On page after page, a vast panorama of American life unfolds, and with it rare glimpse of Whitman as poet, empathetic observer, and romantic wanderer. From his years as a wartime nurse in Washington, D.C., come touching glimpses of the dead and dying in military hospitals, memories of Abraham Lincoln, and vivid impressions of the nation’s capital in a time of great crisis.
    Whitman’s travel yields memorable recollections of Boston, the Hudson Valley, a walk through Central Park, Niagara Falls, the City of Denver, and more. Along with the famed essay “Democratic Vistas,” there are scenes from the poet’s childhood, touching tributes to songbirds, wildflowers, friendship and freedom; impressions of the music of Beethoven, reflections on a last visit to Emerson, the deaths of Lincoln and Longfellow and the painful process of aging.
    Deeply felt and vividly expressed, Specimen Days and Collect is a richly rewarding experience, a rare excursion into the mind and heard of one of America’s greatest poets--and the America his poetry so richly commemorated.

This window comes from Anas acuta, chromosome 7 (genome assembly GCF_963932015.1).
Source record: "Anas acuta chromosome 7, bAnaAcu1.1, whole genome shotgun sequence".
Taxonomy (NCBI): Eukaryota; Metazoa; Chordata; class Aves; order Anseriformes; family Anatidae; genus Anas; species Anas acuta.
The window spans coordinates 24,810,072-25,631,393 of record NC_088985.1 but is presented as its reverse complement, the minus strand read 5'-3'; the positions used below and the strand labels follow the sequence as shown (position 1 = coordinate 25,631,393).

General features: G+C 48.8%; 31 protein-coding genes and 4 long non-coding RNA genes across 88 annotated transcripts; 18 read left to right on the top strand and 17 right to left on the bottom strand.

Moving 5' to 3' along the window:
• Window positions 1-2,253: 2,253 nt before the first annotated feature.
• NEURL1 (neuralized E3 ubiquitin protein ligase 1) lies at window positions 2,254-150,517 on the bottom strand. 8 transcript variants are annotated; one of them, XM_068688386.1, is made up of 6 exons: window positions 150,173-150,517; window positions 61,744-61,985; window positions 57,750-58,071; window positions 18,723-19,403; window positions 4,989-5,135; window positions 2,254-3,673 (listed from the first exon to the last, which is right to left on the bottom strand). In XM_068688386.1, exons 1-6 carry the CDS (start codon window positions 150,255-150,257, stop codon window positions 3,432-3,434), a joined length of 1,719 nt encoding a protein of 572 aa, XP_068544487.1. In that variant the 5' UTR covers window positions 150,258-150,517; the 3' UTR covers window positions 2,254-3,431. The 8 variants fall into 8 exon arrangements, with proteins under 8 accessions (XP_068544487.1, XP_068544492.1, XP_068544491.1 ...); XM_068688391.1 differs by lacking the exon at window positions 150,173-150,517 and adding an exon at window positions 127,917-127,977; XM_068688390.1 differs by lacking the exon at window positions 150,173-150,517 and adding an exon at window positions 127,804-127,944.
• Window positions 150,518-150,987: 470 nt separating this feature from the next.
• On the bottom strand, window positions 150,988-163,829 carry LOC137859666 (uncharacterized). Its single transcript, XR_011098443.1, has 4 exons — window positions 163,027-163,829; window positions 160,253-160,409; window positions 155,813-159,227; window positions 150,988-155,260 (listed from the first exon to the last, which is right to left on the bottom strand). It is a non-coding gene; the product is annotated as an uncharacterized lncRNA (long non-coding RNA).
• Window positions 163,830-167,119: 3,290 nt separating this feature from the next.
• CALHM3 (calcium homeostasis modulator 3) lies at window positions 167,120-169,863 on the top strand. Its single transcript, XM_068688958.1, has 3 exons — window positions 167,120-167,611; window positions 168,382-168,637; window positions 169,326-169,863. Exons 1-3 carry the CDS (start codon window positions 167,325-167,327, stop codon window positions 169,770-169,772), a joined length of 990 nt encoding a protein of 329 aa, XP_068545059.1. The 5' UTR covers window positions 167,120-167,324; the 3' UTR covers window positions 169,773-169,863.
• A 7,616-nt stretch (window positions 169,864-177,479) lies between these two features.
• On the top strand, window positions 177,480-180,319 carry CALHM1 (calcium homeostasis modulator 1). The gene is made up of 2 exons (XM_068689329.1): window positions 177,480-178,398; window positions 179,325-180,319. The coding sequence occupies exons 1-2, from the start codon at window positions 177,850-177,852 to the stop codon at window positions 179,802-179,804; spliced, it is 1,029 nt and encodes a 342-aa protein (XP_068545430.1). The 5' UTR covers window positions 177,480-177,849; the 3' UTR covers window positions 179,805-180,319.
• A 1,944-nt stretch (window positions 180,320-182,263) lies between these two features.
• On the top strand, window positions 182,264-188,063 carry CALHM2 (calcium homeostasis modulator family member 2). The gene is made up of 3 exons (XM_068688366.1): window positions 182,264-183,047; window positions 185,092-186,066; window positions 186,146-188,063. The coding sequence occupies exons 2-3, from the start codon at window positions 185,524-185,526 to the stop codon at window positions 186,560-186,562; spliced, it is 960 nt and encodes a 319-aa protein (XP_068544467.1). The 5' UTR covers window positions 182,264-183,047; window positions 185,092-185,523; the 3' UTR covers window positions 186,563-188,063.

From the Trade Paperback edition.

  • 'All nations, colors, barbarisms, civilizations, languages...'A selection taken from Walt Whitman's Leaves of Grass Introducing Little Black Classics: 80 books for Penguin's 80th birthday. Little Black Classics celebrate the huge range and diversity of Penguin Classics, with books from around the world and across many centuries. They take us from a balloon ride over Victorian London to a garden of blossom in Japan, from Tierra del Fuego to 16th century California and the Russian steppe. Here are stories lyrical and savage; poems epic and intimate; essays satirical and inspirational; and ideas that have shaped the lives of millions.Walt Whitman (1819-1892). Whitman's works available in Penguin Classics are Leaves of Grass and The Complete Poems.